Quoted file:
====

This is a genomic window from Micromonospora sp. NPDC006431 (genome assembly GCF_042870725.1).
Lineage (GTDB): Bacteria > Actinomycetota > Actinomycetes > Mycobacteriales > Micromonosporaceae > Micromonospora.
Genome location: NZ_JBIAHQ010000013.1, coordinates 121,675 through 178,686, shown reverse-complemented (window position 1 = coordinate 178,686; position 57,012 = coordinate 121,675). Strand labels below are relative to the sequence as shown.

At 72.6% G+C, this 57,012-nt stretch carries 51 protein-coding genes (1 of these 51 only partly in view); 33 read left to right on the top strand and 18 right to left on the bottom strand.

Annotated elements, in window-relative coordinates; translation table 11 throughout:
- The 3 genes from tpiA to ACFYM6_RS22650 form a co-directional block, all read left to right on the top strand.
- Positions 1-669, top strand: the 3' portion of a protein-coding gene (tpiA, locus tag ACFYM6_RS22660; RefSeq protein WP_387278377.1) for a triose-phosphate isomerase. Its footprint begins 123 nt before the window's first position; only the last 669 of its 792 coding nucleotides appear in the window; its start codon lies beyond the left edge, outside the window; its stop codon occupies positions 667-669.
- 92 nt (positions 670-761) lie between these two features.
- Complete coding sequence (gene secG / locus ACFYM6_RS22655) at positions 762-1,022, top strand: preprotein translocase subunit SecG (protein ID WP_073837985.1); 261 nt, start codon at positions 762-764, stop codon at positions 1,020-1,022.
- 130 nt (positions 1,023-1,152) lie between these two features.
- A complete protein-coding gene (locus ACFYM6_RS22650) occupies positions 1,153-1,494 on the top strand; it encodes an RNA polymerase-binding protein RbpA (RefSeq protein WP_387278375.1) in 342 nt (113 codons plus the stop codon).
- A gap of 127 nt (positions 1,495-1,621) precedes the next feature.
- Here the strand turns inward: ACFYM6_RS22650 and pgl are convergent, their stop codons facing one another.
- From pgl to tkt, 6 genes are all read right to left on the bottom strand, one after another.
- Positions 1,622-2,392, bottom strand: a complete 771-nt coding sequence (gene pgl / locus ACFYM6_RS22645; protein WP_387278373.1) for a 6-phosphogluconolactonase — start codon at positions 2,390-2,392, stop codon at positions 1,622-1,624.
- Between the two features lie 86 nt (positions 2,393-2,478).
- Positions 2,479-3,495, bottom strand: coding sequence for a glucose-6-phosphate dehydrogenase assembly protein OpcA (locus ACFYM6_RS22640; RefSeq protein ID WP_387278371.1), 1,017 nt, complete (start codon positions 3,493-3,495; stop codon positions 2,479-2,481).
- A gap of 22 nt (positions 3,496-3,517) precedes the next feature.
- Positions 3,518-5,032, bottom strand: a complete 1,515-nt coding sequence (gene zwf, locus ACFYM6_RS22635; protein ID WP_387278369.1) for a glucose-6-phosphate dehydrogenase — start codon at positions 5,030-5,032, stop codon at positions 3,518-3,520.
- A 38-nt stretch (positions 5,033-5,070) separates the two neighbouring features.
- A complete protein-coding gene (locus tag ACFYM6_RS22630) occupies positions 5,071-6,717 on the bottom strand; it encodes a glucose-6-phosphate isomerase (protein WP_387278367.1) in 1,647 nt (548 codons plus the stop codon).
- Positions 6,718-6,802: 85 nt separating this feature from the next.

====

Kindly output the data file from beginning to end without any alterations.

This is a genomic window from Micromonospora sp. NPDC006431 (genome assembly GCF_042870725.1).
Lineage (GTDB): Bacteria > Actinomycetota > Actinomycetes > Mycobacteriales > Micromonosporaceae > Micromonospora.
Genome location: NZ_JBIAHQ010000013.1, coordinates 121,675 through 178,686, shown reverse-complemented (window position 1 = coordinate 178,686; position 57,012 = coordinate 121,675). Strand labels below are relative to the sequence as shown.

At 72.6% G+C, this 57,012-nt stretch carries 51 protein-coding genes (1 of these 51 only partly in view); 33 read left to right on the top strand and 18 right to left on the bottom strand.

Annotated elements, in window-relative coordinates; translation table 11 throughout:
- The 3 genes from tpiA to ACFYM6_RS22650 form a co-directional block, all read left to right on the top strand.
- Positions 1-669, top strand: the 3' portion of a protein-coding gene (tpiA, locus tag ACFYM6_RS22660; RefSeq protein WP_387278377.1) for a triose-phosphate isomerase. Its footprint begins 123 nt before the window's first position; only the last 669 of its 792 coding nucleotides appear in the window; its start codon lies beyond the left edge, outside the window; its stop codon occupies positions 667-669.
- 92 nt (positions 670-761) lie between these two features.
- Complete coding sequence (gene secG / locus ACFYM6_RS22655) at positions 762-1,022, top strand: preprotein translocase subunit SecG (protein ID WP_073837985.1); 261 nt, start codon at positions 762-764, stop codon at positions 1,020-1,022.
- 130 nt (positions 1,023-1,152) lie between these two features.
- A complete protein-coding gene (locus ACFYM6_RS22650) occupies positions 1,153-1,494 on the top strand; it encodes an RNA polymerase-binding protein RbpA (RefSeq protein WP_387278375.1) in 342 nt (113 codons plus the stop codon).
- A gap of 127 nt (positions 1,495-1,621) precedes the next feature.
- Here the strand turns inward: ACFYM6_RS22650 and pgl are convergent, their stop codons facing one another.
- From pgl to tkt, 6 genes are all read right to left on the bottom strand, one after another.
- Positions 1,622-2,392, bottom strand: a complete 771-nt coding sequence (gene pgl / locus ACFYM6_RS22645; protein WP_387278373.1) for a 6-phosphogluconolactonase — start codon at positions 2,390-2,392, stop codon at positions 1,622-1,624.
- Between the two features lie 86 nt (positions 2,393-2,478).
- Positions 2,479-3,495, bottom strand: coding sequence for a glucose-6-phosphate dehydrogenase assembly protein OpcA (locus ACFYM6_RS22640; RefSeq protein ID WP_387278371.1), 1,017 nt, complete (start codon positions 3,493-3,495; stop codon positions 2,479-2,481).
- A gap of 22 nt (positions 3,496-3,517) precedes the next feature.
- Positions 3,518-5,032, bottom strand: a complete 1,515-nt coding sequence (gene zwf, locus ACFYM6_RS22635; protein ID WP_387278369.1) for a glucose-6-phosphate dehydrogenase — start codon at positions 5,030-5,032, stop codon at positions 3,518-3,520.
- A 38-nt stretch (positions 5,033-5,070) separates the two neighbouring features.
- A complete protein-coding gene (locus tag ACFYM6_RS22630) occupies positions 5,071-6,717 on the bottom strand; it encodes a glucose-6-phosphate isomerase (protein WP_387278367.1) in 1,647 nt (548 codons plus the stop codon).
- Positions 6,718-6,802: 85 nt separating this feature from the next.